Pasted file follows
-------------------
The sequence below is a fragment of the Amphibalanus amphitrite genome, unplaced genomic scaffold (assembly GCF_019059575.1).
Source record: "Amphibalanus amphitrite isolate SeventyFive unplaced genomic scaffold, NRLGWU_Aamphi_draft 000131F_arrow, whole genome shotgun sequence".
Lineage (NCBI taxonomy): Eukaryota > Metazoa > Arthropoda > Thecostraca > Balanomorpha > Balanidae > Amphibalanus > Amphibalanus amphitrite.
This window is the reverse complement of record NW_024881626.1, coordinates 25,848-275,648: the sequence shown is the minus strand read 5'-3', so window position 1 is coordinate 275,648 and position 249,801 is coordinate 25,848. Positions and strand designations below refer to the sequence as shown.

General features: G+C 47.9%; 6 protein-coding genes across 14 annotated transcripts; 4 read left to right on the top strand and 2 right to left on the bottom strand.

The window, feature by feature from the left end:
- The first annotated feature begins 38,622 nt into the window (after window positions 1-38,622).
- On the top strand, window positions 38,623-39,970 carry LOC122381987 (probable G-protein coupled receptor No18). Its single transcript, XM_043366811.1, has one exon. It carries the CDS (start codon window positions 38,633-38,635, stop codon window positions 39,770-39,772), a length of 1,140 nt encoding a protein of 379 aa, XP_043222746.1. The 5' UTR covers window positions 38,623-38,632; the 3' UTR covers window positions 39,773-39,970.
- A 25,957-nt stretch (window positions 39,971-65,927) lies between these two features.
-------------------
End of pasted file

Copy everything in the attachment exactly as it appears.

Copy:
The sequence below is a fragment of the Amphibalanus amphitrite genome, unplaced genomic scaffold (assembly GCF_019059575.1).
Source record: "Amphibalanus amphitrite isolate SeventyFive unplaced genomic scaffold, NRLGWU_Aamphi_draft 000131F_arrow, whole genome shotgun sequence".
Lineage (NCBI taxonomy): Eukaryota > Metazoa > Arthropoda > Thecostraca > Balanomorpha > Balanidae > Amphibalanus > Amphibalanus amphitrite.
This window is the reverse complement of record NW_024881626.1, coordinates 25,848-275,648: the sequence shown is the minus strand read 5'-3', so window position 1 is coordinate 275,648 and position 249,801 is coordinate 25,848. Positions and strand designations below refer to the sequence as shown.

General features: G+C 47.9%; 6 protein-coding genes across 14 annotated transcripts; 4 read left to right on the top strand and 2 right to left on the bottom strand.

The window, feature by feature from the left end:
- The first annotated feature begins 38,622 nt into the window (after window positions 1-38,622).
- On the top strand, window positions 38,623-39,970 carry LOC122381987 (probable G-protein coupled receptor No18). Its single transcript, XM_043366811.1, has one exon. It carries the CDS (start codon window positions 38,633-38,635, stop codon window positions 39,770-39,772), a length of 1,140 nt encoding a protein of 379 aa, XP_043222746.1. The 5' UTR covers window positions 38,623-38,632; the 3' UTR covers window positions 39,773-39,970.
- A 25,957-nt stretch (window positions 39,971-65,927) lies between these two features.